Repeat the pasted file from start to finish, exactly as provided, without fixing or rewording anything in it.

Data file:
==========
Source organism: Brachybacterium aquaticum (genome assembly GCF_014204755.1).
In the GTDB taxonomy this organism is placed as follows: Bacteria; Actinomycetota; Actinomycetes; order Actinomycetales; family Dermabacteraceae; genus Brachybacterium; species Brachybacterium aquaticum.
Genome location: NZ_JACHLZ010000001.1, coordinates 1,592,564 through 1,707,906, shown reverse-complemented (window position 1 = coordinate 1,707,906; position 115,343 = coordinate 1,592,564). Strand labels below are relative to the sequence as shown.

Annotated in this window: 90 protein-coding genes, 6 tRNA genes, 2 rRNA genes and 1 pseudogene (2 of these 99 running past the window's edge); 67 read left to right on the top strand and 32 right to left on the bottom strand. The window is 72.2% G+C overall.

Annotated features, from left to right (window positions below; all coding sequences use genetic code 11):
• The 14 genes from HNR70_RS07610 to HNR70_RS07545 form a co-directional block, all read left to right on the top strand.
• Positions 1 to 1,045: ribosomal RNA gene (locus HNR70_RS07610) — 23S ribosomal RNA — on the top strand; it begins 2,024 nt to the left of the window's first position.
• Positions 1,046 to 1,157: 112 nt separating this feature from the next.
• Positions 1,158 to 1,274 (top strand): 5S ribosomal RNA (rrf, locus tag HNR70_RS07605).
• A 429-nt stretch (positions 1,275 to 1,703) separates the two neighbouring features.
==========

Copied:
Source organism: Brachybacterium aquaticum (genome assembly GCF_014204755.1).
In the GTDB taxonomy this organism is placed as follows: Bacteria; Actinomycetota; Actinomycetes; order Actinomycetales; family Dermabacteraceae; genus Brachybacterium; species Brachybacterium aquaticum.
Genome location: NZ_JACHLZ010000001.1, coordinates 1,592,564 through 1,707,906, shown reverse-complemented (window position 1 = coordinate 1,707,906; position 115,343 = coordinate 1,592,564). Strand labels below are relative to the sequence as shown.

Annotated in this window: 90 protein-coding genes, 6 tRNA genes, 2 rRNA genes and 1 pseudogene (2 of these 99 running past the window's edge); 67 read left to right on the top strand and 32 right to left on the bottom strand. The window is 72.2% G+C overall.

Annotated features, from left to right (window positions below; all coding sequences use genetic code 11):
• The 14 genes from HNR70_RS07610 to HNR70_RS07545 form a co-directional block, all read left to right on the top strand.
• Positions 1 to 1,045: ribosomal RNA gene (locus HNR70_RS07610) — 23S ribosomal RNA — on the top strand; it begins 2,024 nt to the left of the window's first position.
• Positions 1,046 to 1,157: 112 nt separating this feature from the next.
• Positions 1,158 to 1,274 (top strand): 5S ribosomal RNA (rrf, locus tag HNR70_RS07605).
• A 429-nt stretch (positions 1,275 to 1,703) separates the two neighbouring features.